Designers make the clothes you wear. But, could you be partly responsible for what they are making?
The fashion industry is undoubtably one of creativity and neoteric ability, providing the world with a splash of colour throughout the seasons. Whilst it is obvious that the trend setters are the designers, who throw major events with endless catwalks to showcase their designs, the ingenuity of the fashion industry is often overlooked. While it appears accurate to credit designers on the alluring designs they create, in my opinion the inspiration which fuels such mood boards and designs is much deeper and concentrated in society than is often thought.
From looking at the last century, the history of fashion does not lie. It often appears that whilst designers are being credited for their ‘brain waves’ and ability to reshape culture, it is often the people in society who actually fuel this creativity. The 20s shows the liberation of women which was gained by their yearn for freedom, seeing shorter hemlines and ‘skimpy’ bathing suits. Whilst the catalyst for such a ‘masculine’ style was regarded to be due to the work of the great Coco Chanel, it appears she was influenced by the society of the time and simply escalated such views, rather than single handedly creating them. This demonstrates how society is dictating fashion rather than the other way around.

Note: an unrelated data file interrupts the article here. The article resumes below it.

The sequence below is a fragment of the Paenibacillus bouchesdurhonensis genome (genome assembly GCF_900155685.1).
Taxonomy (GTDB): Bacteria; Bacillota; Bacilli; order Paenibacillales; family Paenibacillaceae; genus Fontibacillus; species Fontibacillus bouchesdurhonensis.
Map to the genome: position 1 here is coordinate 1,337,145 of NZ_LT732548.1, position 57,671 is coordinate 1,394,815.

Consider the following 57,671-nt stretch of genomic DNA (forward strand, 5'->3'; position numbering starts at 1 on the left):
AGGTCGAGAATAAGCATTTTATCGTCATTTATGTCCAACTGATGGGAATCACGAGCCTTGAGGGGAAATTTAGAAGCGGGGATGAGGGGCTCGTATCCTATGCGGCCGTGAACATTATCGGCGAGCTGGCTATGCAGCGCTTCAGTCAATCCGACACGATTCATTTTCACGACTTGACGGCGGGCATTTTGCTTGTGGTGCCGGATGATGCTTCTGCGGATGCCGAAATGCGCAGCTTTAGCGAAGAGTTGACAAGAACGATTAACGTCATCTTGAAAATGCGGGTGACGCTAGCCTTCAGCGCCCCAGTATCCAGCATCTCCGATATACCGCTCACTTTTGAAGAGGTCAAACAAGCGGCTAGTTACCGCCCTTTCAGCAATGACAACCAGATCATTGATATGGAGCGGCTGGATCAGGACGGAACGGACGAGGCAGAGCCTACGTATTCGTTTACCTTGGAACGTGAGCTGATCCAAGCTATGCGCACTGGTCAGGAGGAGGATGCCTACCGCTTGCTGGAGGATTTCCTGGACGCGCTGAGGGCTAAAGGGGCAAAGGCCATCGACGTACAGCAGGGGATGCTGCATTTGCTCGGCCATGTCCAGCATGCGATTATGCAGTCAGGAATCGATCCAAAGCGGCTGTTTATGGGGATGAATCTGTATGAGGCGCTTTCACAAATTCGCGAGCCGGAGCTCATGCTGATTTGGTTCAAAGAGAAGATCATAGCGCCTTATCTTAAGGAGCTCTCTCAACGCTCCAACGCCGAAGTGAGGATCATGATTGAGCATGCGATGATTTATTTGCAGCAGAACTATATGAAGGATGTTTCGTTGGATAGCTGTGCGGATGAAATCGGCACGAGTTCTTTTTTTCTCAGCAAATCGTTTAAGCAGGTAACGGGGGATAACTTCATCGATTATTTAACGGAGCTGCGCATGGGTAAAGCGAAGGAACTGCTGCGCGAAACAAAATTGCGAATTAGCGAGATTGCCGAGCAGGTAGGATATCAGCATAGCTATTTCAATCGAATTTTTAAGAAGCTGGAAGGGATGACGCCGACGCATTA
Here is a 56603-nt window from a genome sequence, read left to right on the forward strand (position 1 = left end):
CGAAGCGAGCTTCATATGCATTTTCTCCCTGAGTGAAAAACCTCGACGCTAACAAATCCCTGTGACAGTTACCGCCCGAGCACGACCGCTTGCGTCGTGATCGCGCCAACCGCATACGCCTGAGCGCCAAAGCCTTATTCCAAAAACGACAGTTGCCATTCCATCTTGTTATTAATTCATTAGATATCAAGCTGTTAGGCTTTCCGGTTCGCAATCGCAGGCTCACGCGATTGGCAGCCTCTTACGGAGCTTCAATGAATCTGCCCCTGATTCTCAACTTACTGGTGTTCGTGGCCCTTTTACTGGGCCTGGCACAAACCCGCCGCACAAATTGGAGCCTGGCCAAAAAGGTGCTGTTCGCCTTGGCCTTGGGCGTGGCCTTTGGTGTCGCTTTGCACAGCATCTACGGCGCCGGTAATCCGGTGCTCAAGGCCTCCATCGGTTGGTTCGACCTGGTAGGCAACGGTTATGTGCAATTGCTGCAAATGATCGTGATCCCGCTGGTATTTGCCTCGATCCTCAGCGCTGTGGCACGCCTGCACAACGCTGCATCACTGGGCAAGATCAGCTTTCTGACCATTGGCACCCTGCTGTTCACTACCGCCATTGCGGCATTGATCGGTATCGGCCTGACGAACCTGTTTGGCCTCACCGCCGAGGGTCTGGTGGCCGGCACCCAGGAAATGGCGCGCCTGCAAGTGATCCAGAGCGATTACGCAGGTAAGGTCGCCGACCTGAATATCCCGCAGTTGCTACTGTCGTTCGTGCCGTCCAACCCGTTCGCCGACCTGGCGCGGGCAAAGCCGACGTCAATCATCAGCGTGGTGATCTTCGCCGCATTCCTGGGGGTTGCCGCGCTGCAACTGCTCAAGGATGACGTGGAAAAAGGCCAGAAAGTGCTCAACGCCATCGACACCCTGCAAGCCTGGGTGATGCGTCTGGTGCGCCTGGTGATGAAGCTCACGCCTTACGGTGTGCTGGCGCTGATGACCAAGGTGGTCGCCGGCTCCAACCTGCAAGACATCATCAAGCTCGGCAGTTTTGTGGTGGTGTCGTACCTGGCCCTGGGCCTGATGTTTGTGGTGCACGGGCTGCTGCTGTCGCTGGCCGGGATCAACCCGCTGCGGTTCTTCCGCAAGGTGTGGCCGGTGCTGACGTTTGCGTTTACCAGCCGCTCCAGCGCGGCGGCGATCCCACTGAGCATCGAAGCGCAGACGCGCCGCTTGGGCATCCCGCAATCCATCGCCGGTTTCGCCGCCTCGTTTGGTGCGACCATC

Such evidence points towards the claim that it is culture which dictates the taste of fashion. Nevertheless, it is not uncommon for fashion to dictate the taste of culture and religion. Tyler the Creator, has led the way for the pop culture’s open blasphemy, arguably causing and fuelling an anti Christ generation. His designs consisting of up side down crosses and other anti religious symbolism arguably mirrors the image created by the music industry and has even been said to be the birth of a new culture. This trend has been able to breed, through its popularity encapsulated throughout the media, leaving for consumer demand for such symbols seeing high street chains from Topshop to Primark incorporating such views.
The mass immigration which has hit Britain throughout recent decades too, has had an impact on designers. Whilst religious clothing such as the Burqa are unlikely to catch on to non believers, the concept of morality embedded within such faiths may, have a serious reshape of the way designs are constructed. Whilst it is not considered to be a sin by the majority to show a bit of leg or shoulder, the constant enforcement by religious groups to cover up has made some of us think twice before we choose to wear those bum shorts or that top which looks more like a belt. Designers have responded and this is clear through the collections whereby gone is mini skirt and in is the full length trouser.
The African culture too has had an impact on the fashion industry. With natives covering up in animals skins, it has provided the modern society with a wider range of prints. This cultural impact has changed the prints in the industry and sees culture creating fashion rather than designers creating trends. However, let’s keep certain prints within arms reach in fear of becoming a Kat Slater look alike, (no thanks).